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Understanding Gold Purity: 9K, 10K, 14K, 18K, 22K, 24K, etc.

The stamp on this piece of gold could indicate its intended use and how many, if any, other metals were added to it. Many of us at one point or another will sell gold we bought  from a department store or jewelry store. If you’ve ever gone shopping for jewelry, you have probably heard the word “karat” applied to gold. The higher the karat, the more expensive it will be. But have you ever wondered why? The short answer is that higher karats mean more gold, but there is more to it than that.

What Are Karats?

Karats are the little numbers stamped on a piece of gold in the format of “xxK” or “xxKT.” The numbers refer to the type of gold and to the actual gold content in the particular piece of jewelry.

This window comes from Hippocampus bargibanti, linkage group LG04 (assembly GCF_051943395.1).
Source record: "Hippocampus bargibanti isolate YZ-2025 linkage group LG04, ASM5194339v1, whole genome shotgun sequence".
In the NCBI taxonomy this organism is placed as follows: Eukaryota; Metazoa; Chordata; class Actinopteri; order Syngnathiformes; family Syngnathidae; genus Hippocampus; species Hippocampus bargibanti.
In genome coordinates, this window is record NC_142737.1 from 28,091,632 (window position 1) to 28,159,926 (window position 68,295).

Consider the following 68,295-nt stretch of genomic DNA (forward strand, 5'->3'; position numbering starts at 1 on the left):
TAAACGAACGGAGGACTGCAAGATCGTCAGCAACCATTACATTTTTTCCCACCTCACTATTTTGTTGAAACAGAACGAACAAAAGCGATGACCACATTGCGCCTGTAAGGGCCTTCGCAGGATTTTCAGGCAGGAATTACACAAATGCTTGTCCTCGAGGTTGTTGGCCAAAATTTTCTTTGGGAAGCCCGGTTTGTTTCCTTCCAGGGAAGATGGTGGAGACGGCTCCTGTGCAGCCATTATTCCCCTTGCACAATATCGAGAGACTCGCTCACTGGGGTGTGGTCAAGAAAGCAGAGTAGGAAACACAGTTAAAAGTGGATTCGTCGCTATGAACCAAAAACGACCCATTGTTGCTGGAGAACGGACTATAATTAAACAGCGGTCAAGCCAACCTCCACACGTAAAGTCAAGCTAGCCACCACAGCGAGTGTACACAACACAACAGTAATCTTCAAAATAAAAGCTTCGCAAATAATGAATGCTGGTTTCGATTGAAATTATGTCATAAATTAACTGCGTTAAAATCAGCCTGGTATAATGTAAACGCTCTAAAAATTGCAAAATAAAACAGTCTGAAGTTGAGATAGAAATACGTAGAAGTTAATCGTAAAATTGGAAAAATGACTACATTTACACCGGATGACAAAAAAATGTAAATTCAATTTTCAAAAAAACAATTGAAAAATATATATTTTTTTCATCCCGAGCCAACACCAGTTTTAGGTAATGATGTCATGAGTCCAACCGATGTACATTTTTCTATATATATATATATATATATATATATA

Here’s more information on karats:

  • A karat is a measurement of the ratio of gold to other metals or alloys.

  • Karats are measured on a scale from 0 to 24.

  • A higher karat number means the piece contains more gold and less other metal content.

  • Other metals and alloys could include copper, nickel, silver, or palladium.

24-karat gold is the purest gold you can buy. Gold is malleable in its pure state, so other metals are added to strengthen it and in some cases to enhance color.

How to Use Karats to Measure Gold Purity

Here is how to use the number of karats to figure out how pure your gold is: If you purchase a ring that is 14K gold, since the  highest amount of karats you can have is 24K, divide the 14 karats by the 24. You will get .583. This means that the gold is 58.3% pure in a perfect world. In reality, jewelry gold purity can vary 10 to 20% (usually toward the lower end). READ MORE…